• The inclusion of neuroscience and psychology has benefited researchers’ understanding of consumers and communication effects.
  • Conceptual inconsistencies, poor business practices, and a lack of academic rigor have hampered the emerging fields of consumer neuroscience and neuromarketing.
  • Applied research needs to provide a way to ensure that basic research is translated, validated, and tested against the initial claims.
  • The language of cognitive psychology and cognitive neuroscience should be employed, because it has the longest and most substantial research on the faculties of the mind.
  • Collaborative efforts are needed to reduce conceptual confusion and increase the validity of neuromarketing and consumer neuroscience.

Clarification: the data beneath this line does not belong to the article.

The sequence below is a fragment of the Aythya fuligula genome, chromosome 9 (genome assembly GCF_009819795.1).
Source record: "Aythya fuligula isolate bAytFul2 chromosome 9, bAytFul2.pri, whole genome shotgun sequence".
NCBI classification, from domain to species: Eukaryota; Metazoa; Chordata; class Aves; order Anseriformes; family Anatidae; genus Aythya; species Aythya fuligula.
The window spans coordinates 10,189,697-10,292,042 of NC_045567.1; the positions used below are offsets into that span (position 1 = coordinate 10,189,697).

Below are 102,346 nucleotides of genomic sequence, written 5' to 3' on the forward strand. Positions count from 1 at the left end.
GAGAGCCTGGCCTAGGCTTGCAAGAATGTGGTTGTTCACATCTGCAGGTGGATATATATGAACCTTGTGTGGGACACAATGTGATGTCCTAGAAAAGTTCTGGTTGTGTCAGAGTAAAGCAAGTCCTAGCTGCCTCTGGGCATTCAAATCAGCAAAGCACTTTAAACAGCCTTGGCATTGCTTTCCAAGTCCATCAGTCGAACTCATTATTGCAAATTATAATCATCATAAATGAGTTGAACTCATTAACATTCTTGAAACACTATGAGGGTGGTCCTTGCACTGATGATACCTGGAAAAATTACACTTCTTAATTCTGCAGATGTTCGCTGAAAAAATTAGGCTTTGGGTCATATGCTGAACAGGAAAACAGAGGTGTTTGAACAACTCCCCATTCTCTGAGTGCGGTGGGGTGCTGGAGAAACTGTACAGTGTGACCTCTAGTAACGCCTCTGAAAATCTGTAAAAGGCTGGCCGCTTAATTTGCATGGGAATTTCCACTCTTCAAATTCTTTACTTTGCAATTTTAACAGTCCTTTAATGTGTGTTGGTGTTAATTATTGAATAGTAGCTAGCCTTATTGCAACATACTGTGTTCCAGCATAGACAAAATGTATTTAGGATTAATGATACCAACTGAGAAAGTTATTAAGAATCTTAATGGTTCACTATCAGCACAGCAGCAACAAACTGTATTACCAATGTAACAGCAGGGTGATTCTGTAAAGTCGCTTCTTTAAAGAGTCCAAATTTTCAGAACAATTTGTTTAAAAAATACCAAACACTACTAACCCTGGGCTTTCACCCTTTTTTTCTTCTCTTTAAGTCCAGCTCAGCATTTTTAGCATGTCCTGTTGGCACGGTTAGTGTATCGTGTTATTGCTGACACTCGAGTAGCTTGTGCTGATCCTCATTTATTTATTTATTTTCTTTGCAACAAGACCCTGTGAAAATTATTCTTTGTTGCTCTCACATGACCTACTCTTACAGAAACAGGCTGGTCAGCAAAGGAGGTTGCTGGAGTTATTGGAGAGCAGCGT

When the term “neuromarketing”; first officially was published in academic journals (Ariely and Berns, 2010; Hotz, 2008; Lee, Broderick, and Chamberlain, 2007; Wilson, Gaines, and Hill, 2008), it was preceded by both academic research and commercial attempts to employ neuroscience to provide answers to challenges in business practices, especially in advertising and marketing research. Around the same time, a novel breed of research firms that offered neuroscience tests to corporations emerged, selling solutions that purportedly measured true, subconscious emotional and cognitive responses. This line of thinking stems back at least 40 years (Kroeber-Riel, 1979), when studies used different neuroscience and physiology measures to test the efficacy of advertising. Although these early steps failed to consolidate, probably because neither the technology nor the science was sufficiently mature at the time, the initiatives at the turn of the millennium and especially since 2010 have had much more success, both commercially and academically.